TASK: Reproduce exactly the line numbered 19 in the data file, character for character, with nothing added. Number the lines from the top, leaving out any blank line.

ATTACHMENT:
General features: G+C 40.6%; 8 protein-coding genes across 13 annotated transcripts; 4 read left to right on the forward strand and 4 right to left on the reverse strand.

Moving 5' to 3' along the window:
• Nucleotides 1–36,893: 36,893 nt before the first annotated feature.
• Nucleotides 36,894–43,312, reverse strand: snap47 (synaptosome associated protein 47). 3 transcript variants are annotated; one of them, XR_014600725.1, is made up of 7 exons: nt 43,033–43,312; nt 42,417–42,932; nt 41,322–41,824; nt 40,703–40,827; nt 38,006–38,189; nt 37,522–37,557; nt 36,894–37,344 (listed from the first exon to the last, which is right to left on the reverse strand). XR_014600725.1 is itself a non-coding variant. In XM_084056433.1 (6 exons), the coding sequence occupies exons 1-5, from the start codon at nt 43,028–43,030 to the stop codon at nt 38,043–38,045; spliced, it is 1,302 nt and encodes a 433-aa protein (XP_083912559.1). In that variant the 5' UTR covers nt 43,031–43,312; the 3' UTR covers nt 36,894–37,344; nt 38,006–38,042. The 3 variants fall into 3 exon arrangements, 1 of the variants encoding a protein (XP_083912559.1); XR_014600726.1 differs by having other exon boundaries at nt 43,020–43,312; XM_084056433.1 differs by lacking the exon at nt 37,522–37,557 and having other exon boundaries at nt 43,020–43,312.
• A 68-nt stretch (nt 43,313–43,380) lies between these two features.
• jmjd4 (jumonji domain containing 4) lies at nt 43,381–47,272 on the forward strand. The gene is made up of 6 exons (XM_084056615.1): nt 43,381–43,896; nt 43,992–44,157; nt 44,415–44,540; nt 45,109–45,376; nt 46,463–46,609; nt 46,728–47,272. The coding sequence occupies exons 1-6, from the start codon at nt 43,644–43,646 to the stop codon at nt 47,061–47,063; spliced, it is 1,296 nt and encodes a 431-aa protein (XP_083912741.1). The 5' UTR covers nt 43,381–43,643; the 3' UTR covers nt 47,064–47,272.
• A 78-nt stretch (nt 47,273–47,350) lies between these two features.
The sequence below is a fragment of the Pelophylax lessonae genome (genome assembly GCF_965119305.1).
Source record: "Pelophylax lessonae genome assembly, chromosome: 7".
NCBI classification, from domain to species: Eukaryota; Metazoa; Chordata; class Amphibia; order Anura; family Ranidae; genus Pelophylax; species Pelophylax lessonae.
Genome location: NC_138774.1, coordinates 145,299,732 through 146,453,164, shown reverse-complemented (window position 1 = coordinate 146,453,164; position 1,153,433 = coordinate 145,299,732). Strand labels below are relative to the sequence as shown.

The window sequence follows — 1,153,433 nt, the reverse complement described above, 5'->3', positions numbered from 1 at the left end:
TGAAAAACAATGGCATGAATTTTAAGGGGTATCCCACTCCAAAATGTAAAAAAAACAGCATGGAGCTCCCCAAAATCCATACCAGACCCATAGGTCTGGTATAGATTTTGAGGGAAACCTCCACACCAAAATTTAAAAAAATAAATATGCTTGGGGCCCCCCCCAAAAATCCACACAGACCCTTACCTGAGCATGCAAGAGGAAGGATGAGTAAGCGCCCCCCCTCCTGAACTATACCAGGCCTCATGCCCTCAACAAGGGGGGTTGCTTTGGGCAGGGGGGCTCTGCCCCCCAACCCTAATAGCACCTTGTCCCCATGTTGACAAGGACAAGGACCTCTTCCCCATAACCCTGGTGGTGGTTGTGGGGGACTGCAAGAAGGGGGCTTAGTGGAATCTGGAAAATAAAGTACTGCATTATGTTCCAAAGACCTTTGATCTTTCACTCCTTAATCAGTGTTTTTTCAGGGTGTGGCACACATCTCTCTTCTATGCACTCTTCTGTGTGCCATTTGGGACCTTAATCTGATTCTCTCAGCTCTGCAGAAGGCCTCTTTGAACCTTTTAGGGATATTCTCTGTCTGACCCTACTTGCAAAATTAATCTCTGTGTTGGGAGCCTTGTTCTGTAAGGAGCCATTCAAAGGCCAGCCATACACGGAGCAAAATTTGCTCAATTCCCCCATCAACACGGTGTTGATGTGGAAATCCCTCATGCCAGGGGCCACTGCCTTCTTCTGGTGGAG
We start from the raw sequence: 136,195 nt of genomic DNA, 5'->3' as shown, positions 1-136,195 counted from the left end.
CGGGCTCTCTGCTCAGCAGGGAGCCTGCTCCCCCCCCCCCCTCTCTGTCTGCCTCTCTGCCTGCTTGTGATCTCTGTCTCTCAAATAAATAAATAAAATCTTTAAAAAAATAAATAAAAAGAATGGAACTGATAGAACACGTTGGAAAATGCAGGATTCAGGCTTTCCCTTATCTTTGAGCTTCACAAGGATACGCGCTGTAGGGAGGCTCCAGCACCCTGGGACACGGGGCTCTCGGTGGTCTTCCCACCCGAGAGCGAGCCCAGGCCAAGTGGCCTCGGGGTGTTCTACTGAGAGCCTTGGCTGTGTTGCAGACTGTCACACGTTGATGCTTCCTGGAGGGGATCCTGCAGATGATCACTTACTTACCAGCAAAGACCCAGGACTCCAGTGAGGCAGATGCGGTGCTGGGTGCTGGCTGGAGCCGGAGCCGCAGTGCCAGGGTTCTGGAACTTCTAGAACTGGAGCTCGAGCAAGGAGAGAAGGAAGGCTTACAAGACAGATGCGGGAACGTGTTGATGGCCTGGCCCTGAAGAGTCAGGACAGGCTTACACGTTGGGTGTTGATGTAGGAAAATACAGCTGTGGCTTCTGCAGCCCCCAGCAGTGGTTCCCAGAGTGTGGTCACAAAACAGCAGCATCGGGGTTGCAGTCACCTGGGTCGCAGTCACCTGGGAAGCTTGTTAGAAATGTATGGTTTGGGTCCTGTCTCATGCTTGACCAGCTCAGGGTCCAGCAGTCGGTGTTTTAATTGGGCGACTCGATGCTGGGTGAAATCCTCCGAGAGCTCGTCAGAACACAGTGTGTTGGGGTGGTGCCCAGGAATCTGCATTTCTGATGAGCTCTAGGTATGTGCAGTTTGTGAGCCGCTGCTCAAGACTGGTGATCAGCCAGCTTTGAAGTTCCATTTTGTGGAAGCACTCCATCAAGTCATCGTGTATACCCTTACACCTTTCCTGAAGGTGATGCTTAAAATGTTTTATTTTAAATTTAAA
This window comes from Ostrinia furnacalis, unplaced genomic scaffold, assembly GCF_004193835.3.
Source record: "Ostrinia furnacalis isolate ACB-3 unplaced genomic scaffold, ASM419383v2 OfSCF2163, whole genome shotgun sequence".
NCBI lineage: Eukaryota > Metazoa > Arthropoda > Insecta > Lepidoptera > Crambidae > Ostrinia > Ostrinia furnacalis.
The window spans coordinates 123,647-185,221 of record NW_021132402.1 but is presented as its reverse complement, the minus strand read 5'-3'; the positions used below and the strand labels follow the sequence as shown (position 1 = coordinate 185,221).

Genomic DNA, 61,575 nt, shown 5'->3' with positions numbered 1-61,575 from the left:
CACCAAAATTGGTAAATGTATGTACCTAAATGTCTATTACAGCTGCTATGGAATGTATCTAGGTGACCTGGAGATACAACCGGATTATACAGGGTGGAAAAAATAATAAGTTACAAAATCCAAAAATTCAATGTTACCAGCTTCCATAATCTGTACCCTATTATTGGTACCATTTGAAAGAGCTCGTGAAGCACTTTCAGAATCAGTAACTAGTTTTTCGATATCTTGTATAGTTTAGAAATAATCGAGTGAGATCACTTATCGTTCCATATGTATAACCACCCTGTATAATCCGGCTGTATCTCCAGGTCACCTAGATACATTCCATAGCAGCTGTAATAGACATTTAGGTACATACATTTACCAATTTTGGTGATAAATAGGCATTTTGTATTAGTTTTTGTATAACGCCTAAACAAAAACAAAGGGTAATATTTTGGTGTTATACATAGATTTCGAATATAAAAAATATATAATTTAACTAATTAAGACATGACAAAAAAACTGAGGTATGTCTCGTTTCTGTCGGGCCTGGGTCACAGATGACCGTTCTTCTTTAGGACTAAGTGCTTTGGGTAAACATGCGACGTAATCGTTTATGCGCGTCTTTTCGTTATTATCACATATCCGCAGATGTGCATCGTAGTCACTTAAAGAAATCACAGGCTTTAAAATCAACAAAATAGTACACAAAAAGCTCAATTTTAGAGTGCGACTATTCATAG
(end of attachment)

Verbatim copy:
The window spans coordinates 123,647-185,221 of record NW_021132402.1 but is presented as its reverse complement, the minus strand read 5'-3'; the positions used below and the strand labels follow the sequence as shown (position 1 = coordinate 185,221).